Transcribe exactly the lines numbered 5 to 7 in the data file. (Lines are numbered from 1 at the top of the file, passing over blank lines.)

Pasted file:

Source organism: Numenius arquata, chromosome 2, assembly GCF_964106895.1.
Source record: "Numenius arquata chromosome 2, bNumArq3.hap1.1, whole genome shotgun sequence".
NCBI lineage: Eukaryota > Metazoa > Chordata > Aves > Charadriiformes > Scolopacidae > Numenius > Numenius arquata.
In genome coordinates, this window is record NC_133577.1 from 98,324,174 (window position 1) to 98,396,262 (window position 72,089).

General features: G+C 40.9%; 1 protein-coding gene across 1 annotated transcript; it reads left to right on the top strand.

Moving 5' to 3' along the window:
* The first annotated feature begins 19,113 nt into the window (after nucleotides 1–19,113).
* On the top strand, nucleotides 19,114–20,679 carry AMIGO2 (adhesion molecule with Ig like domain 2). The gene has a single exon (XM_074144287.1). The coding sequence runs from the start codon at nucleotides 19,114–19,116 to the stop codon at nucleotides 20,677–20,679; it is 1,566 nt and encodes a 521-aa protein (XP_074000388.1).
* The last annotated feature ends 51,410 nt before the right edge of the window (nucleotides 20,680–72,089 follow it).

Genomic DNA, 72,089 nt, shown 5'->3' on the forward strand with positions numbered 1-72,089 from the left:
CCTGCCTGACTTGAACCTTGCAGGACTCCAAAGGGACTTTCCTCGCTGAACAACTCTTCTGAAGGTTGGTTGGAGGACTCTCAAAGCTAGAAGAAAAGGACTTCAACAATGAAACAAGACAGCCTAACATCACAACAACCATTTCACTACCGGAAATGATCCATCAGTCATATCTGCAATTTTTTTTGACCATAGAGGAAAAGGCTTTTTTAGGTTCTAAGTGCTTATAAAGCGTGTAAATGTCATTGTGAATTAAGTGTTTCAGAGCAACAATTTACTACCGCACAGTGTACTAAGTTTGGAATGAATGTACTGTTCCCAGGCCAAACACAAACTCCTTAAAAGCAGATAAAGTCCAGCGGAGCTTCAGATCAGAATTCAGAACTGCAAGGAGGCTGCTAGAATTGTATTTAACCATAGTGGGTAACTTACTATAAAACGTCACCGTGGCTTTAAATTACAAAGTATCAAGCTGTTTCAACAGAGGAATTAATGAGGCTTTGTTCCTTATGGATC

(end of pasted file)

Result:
General features: G+C 40.9%; 1 protein-coding gene across 1 annotated transcript; it reads left to right on the top strand.

Moving 5' to 3' along the window:
* The first annotated feature begins 19,113 nt into the window (after nucleotides 1–19,113).